Linum Blog

Turbo Charging Your Development Workflow

Myles Traut & Rupert Klopper
June 7, 2023
How the Ether.Fi team deploys contracts at lightning speed.

Contract Deployments Suck... But They Don't Have To!

In this article we explore the laborious task of contract deployment and how the team working on Ether.Fi use foundry's scripting tools, bash scripts and github automated workflows to make contract deployment a breeze.

The Old Way Of Things

Previously, when the team at Linum Labs deployed a suite of contracts, it would be an error prone and time consuming process. Developers would deploy their contracts, using the framework of their choice, and would then have to manually record the deployed contract addresses and communicate this to the front-end developers after the fact. ABI's could only be extracted once deployment was completed and then syncing the Subgraph can be done. This lead to inefficient communication between team members and repositories that were out of sync with each other.

A New Way Of Doing Things

Lets look at how the Ether.Fi team created an automatic workflow that dramatically reduces deployment time.

The Deploy Script

Foundry has some amazing tooling for deploying contracts and first among those is Foundry's scripting tools. We can now pull environment variables, initialize contracts, call any setter functions in our contract and verify our contracts on etherscan all from one easy to write script. Lets take a look at how this is achieved. (Scripts are written in Solidity, so no need for context switching!)

An example of our deploy script

    import "forge-std/Script.sol";
import "forge-std/console.sol";
import "../../src/EarlyAdopterPool.sol";
import "../../test/TestERC20.sol";
import "@openzeppelin/contracts/utils/Strings.sol";

contract DeployEarlyAdopterPoolScript is Script {
    using Strings for string;

    function run() external {
        uint256 deployerPrivateKey = vm.envUint("PRIVATE_KEY");

        EarlyAdopterPool earlyAdopterPool = new EarlyAdopterPool();


        // Sets the variables to be written to contract addresses.txt
        string memory earlyAdopterPoolAddress = Strings.toHexString(

        // Declare version Var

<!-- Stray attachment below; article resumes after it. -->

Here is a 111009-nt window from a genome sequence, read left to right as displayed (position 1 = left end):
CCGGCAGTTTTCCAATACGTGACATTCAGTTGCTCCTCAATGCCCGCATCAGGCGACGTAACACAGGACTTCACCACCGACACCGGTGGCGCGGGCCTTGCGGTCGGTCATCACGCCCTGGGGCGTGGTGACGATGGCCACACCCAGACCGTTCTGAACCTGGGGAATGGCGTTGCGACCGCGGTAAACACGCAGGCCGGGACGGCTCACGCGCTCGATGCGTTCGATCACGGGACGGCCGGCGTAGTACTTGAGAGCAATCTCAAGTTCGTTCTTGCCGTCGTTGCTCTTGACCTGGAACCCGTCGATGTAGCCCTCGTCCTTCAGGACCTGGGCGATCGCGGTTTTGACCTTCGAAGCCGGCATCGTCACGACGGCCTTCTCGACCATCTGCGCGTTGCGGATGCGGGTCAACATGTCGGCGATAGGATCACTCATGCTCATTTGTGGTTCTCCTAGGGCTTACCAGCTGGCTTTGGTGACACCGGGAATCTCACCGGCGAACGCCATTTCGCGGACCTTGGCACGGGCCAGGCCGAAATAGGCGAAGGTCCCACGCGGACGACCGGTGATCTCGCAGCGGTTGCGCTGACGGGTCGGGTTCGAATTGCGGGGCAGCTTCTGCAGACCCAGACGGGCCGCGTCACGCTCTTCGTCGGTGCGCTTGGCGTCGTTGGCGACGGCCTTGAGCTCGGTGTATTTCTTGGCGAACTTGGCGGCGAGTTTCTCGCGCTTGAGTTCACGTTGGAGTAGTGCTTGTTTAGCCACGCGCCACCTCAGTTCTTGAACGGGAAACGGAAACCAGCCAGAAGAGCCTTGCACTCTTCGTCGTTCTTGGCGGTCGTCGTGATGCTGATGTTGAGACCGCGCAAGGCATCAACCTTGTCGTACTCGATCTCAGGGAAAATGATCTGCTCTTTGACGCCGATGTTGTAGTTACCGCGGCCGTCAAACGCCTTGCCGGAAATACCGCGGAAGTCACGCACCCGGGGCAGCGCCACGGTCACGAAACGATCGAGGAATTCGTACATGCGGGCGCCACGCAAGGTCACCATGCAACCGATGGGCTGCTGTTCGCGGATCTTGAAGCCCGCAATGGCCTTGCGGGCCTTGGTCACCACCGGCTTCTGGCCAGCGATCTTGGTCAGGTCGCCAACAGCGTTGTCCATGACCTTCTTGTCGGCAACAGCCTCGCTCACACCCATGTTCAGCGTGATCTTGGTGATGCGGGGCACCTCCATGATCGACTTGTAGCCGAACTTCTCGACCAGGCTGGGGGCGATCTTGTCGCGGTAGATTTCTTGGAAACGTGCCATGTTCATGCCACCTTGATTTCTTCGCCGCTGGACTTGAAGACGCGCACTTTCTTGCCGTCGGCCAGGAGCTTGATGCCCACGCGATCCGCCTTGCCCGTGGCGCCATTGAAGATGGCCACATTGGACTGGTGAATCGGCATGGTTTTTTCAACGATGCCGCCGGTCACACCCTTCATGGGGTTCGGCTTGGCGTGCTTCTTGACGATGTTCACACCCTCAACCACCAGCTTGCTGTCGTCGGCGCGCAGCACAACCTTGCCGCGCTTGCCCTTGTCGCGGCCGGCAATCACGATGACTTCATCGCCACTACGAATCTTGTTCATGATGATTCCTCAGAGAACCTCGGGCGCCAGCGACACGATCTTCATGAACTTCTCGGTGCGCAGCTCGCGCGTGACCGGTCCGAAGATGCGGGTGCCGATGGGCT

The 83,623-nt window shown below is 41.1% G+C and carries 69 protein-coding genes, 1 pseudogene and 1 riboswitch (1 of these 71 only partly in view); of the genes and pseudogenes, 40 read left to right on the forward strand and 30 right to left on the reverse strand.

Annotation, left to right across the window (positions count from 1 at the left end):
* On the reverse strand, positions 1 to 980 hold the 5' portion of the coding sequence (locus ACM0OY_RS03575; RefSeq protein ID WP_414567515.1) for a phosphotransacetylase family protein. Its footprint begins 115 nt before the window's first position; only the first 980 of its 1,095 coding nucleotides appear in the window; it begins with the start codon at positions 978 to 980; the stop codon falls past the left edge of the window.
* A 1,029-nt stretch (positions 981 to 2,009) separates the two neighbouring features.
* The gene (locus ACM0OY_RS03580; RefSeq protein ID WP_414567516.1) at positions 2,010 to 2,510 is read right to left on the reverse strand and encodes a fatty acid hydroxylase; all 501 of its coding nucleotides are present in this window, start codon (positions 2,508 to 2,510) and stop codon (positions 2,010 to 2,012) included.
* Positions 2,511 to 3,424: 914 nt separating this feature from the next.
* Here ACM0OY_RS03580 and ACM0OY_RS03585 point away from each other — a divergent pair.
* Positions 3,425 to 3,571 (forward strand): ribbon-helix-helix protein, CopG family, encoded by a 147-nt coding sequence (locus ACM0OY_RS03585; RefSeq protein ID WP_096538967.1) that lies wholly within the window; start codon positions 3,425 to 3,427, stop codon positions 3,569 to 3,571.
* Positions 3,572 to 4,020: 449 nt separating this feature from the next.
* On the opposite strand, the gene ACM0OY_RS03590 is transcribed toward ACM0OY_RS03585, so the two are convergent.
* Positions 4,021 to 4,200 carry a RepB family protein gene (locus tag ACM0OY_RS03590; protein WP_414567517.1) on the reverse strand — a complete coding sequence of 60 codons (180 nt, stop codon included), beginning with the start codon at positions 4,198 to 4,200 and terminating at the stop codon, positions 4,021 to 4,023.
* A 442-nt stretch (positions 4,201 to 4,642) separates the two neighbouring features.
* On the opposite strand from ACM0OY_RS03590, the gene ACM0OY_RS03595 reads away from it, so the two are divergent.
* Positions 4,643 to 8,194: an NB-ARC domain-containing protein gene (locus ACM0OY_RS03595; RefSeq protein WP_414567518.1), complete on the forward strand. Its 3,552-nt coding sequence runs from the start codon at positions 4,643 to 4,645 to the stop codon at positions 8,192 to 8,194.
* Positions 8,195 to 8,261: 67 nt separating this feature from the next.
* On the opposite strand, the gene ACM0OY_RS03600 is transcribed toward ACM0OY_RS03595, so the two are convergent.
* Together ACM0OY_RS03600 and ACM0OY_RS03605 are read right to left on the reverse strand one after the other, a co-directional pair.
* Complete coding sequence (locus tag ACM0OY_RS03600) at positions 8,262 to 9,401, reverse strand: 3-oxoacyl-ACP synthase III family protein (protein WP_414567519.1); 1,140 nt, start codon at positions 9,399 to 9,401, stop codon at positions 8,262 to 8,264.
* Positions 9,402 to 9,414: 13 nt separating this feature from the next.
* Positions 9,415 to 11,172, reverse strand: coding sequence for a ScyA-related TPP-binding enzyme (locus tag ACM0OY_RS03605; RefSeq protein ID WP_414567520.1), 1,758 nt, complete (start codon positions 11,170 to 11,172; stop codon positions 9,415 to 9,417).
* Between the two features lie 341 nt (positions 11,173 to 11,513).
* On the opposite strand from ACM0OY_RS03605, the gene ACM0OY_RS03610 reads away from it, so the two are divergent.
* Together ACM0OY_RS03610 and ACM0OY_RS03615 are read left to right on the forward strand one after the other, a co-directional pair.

uint256 version;

        // Set path to version file where current version is recorded
        /// @dev Initial version.txt and X.release files should be created manually
        string memory versionPath = "release/logs/earlyAdopterPool/version.txt";

        // Read Current version
        string memory versionString = vm.readLine(versionPath);

        // Cast string to uint256
        version = _stringToUint(versionString);


        // Declares the incremented version to be written to version.txt file
        string memory versionData = string(

        // Overwrites the version.txt file with incremented version
        vm.writeFile(versionPath, versionData);

        // Sets the path for the release file using the incremented version var
        string memory releasePath = string(

        // Concatenates data to be written to X.release file
        string memory writeData = string(
                "Version: ",
                "Early Adopter Pool Contract Address: ",

        // Writes the data to .release file
        vm.writeFile(releasePath, writeData);

    function _stringToUint(string memory numString)
        returns (uint256)
        uint256 val = 0;
        bytes memory stringBytes = bytes(numString);
        for (uint256 i = 0; i < stringBytes.length; i++) {
            uint256 exp = stringBytes.length - i;
            bytes1 ival = stringBytes[i];
            uint8 uval = uint8(ival);
            uint256 jval = uval - uint256(0x30);

            val += (uint256(jval) * (10**(exp - 1)));
        return val;


First things first... Let's deploy our contracts.

We need to inherit the Script contract that comes out of the box when you install Foundry. This gives us access to the run() function which enables us to deploy and initialize our contracts.

Inside our run function, the first thing we need to do is retrieve the private key which will be used to deploy our contracts and will act as the owner() of the deployed contracts should it be needed. We use the vm. cheat code to access our .env file with vm.envUint("PRIVATE_KEY") where PRIVATE KEY is the variable in which the deployer's private key has been stored.

Then we broadcast our transaction to the blockchain with the vm.broadcast cheat code using the private key set in the previous line as an argument.

We can then deploy our contracts and assign them to a variable using the new keyword and passing in any necessary parameters. NewContract contract = new NewContract(parameter);

If needed, we can set any dependencies after all our contracts are deployed by calling the setter using the contract variable name with the below syntax.


Writing To A Release Folder

We can use Forge's vm.readFile and vm.writeFile to create a release logs folder to store all of our contract addresses as well as a release version number. This provides easy access to the latest deployed addresses for all developers to query as needed.

To be able to read and update a our version number, we create a function called stringToUint which casts our read version number from a string to an unsigned integer for us to interact with. We can then increment our version and write a new .release file with the latest version number appended and the latest deployed contract addresses stored inside. The release logs folder structure can be customized to be as granular as is needed.

Using Bash Script to extract ABI's and creating a makefile

We can now write a bash script using javascript that will extract the deployed contract ABI's and store them in their own folder. We can combine these two scripts in a makefile which we can trigger once and will deploy our contracts, extract their ABI's, verify the contract code and write the release to their respective folders.

for contractPath in src/*.sol
    # fileWithExtension="AuctionManager.sol"
    # fileWithExtension="AuctionManager"
    # if directory doesn't exist, then create it